The past couple of months I have heard much about the quantified self from a number of different sources. As a data person this got my attention first as a curiosity, and then as a potential convert. The tipping point was Scott Hanselman’s podcast with Chris Dancy, the world’s most quantified man.
The promise I am focused on is that merely collecting data will lead one to better and more informed decisions. Or as Radiohead put it: fitter, happier, more productive, comfortable, not drinking too much.
Past attempts to journal, or otherwise document my life have failed due to lack of consistent data entry. Today’s app world now has dozens of services that passively collect data on where you go, and what you do. OK, sounds a little NSA creepy. But the tradeoff is passively collected data. I go to the gym, and later I see it’s been recorded for me.
Another cool thing, especially for a data geek such as myself, is most of these services make the data available to the user, usually as a CSV download. So not only can I use built in data analysis tools, I can download, load, and combine with my own local data.
Here are a few of the app I am using to get started:
- Very detailed
- iPhone app keeps track of movements for passive data collection
- No introduction needed here.
- Manual data entry required
- Very detailed tracking for diet and fitness goals
- IFTTT (It this then that)
- GUI driven data integration with a boat load of popular services
- Simple interface for tracking measurable data (i.e. what’s my weight?)
- Integration with email and text messaging
In the next few posts I am going to share my experiences creating a web application using Bing Maps and Hunch.com’s developer API. An additional step of deploying to as Windows Azure Web Site will be covered.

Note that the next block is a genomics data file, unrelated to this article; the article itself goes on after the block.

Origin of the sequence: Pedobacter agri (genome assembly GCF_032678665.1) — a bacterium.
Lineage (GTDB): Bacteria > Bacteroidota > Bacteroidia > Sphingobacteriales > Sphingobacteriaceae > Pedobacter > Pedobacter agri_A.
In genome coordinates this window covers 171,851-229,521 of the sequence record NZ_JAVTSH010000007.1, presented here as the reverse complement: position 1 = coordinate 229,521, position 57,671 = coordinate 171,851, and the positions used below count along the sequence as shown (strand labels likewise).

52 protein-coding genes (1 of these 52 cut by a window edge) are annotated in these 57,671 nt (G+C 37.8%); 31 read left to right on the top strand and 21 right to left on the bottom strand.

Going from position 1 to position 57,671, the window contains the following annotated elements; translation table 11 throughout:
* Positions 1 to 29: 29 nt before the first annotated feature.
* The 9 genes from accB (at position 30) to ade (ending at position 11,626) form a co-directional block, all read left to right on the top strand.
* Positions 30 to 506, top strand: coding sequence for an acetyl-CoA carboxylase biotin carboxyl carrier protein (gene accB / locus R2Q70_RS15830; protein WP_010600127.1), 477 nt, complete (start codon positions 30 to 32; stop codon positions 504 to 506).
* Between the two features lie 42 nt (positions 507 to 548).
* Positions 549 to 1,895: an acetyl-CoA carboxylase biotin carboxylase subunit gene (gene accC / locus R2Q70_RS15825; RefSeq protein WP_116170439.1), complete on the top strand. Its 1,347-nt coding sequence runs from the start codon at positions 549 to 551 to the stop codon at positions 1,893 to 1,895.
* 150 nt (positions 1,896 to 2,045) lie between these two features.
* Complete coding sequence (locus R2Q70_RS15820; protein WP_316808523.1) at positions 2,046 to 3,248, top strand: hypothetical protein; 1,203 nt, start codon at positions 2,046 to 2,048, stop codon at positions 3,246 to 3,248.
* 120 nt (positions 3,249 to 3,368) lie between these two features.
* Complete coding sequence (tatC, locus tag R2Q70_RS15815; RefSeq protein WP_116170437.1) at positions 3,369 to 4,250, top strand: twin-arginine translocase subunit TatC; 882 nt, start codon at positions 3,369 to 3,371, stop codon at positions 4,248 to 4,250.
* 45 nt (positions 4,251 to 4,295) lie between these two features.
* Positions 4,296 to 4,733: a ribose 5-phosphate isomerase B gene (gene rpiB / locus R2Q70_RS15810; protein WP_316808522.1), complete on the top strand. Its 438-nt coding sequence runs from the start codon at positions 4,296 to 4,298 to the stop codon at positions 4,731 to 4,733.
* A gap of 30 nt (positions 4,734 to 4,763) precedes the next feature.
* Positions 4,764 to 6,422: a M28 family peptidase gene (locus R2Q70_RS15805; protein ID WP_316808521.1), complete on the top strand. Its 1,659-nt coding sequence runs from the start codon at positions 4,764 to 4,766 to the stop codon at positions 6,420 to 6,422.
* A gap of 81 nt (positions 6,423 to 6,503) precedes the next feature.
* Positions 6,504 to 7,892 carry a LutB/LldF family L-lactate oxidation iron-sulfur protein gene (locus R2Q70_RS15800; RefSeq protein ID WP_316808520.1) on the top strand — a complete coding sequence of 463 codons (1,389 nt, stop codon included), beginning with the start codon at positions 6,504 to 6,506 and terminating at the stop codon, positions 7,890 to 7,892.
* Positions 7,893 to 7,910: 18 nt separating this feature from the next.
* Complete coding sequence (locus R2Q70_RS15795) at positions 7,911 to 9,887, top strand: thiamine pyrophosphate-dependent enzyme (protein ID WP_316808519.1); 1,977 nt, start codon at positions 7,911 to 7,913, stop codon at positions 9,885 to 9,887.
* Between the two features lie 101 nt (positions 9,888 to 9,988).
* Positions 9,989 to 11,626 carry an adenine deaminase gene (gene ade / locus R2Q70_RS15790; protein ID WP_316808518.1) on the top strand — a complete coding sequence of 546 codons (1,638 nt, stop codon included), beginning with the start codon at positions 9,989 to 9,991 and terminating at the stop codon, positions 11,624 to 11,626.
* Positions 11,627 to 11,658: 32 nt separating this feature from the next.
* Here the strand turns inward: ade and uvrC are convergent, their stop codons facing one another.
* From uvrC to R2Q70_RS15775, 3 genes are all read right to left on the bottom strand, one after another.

Source code has been published on GitHub.
The following lists technology used and/or required. Required bits in red.
Concepts / Technology Covered
ASP.Net MVC Web API
I’ll be using ASP.Net MVC Web API to process Hunch.com API calls. This partly an excuse to get some practical experience using Web API, but it does serve a good purpose by hiding application account information from the end user.
Bing Map API
I could have used Google or Open Street Map, and I may yet do so. But for now I am using Bing Maps to keep everything in the MS family for now.
Hunch.com Developer’s API
I was searching for data exposed through and API to make something somewhat useful. I settled on Hunch. I started out thinking about a Twitter application, but Twitter has put up some hurdles to working with their data that make it not worth the effort to overcome.
I have been interested in Hunch since I read a Wired Magazine piece about the service’s co-founder. Hunch has an API that I was looking for. Using Hunch I could locate recommendations on a map, tailored to my tastes.
Publishing Windows Azure Web Site
The last bit is pretty optional, but I am publishing the web application as a Windows Azure web site. This part is simply to get practical experience using Azure services.
Everything in the Git repository is set to run the web application. Because the Web.config has some account information specific to the user/developer, I have excluded the Web.config normally found at the application’s root. Instead I included text file name Web.config.text. Rename the file Web.config and replace the account information with your own to use.
Recently Pragmatic Works published a White Paper in the form of an SSIS skills challenge.
I had a go at the challenge and posted my effort on Github.